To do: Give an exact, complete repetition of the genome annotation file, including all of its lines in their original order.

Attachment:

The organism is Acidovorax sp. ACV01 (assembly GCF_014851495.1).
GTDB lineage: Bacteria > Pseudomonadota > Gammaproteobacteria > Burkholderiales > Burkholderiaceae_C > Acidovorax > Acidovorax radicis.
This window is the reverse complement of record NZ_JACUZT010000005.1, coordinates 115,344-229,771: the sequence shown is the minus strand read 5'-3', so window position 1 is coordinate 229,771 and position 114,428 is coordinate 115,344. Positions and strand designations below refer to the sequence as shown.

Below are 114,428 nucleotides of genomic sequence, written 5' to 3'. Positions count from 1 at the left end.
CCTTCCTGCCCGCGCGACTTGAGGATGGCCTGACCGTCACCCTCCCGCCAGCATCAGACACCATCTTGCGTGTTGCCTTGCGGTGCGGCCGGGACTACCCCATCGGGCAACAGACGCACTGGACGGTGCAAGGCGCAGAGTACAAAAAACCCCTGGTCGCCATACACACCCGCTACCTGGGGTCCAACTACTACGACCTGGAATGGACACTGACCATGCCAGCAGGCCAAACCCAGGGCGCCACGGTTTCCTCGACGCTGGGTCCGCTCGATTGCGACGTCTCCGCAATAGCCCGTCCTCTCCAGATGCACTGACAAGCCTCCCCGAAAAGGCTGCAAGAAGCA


The organism is Acidovorax sp. ACV01 (assembly GCF_014851495.1).
GTDB lineage: Bacteria > Pseudomonadota > Gammaproteobacteria > Burkholderiales > Burkholderiaceae_C > Acidovorax > Acidovorax radicis.
This window is the reverse complement of record NZ_JACUZT010000005.1, coordinates 115,344-229,771: the sequence shown is the minus strand read 5'-3', so window position 1 is coordinate 229,771 and position 114,428 is coordinate 115,344. Positions and strand designations below refer to the sequence as shown.

Below are 114,428 nucleotides of genomic sequence, written 5' to 3'. Positions count from 1 at the left end.
CCTTCCTGCCCGCGCGACTTGAGGATGGCCTGACCGTCACCCTCCCGCCAGCATCAGACACCATCTTGCGTGTTGCCTTGCGGTGCGGCCGGGACTACCCCATCGGGCAACAGACGCACTGGACGGTGCAAGGCGCAGAGTACAAAAAACCCCTGGTCGCCATACACACCCGCTACCTGGGGTCCAACTACTACGACCTGGAATGGACACTGACCATGCCAGCAGGCCAAACCCAGGGCGCCACGGTTTCCTCGACGCTGGGTCCGCTCGATTGCGACGTCTCCGCAATAGCCCGTCCTCTCCAGATGCACTGACAAGCCTCCCCGAAAAGGCTGCAAGAAGCA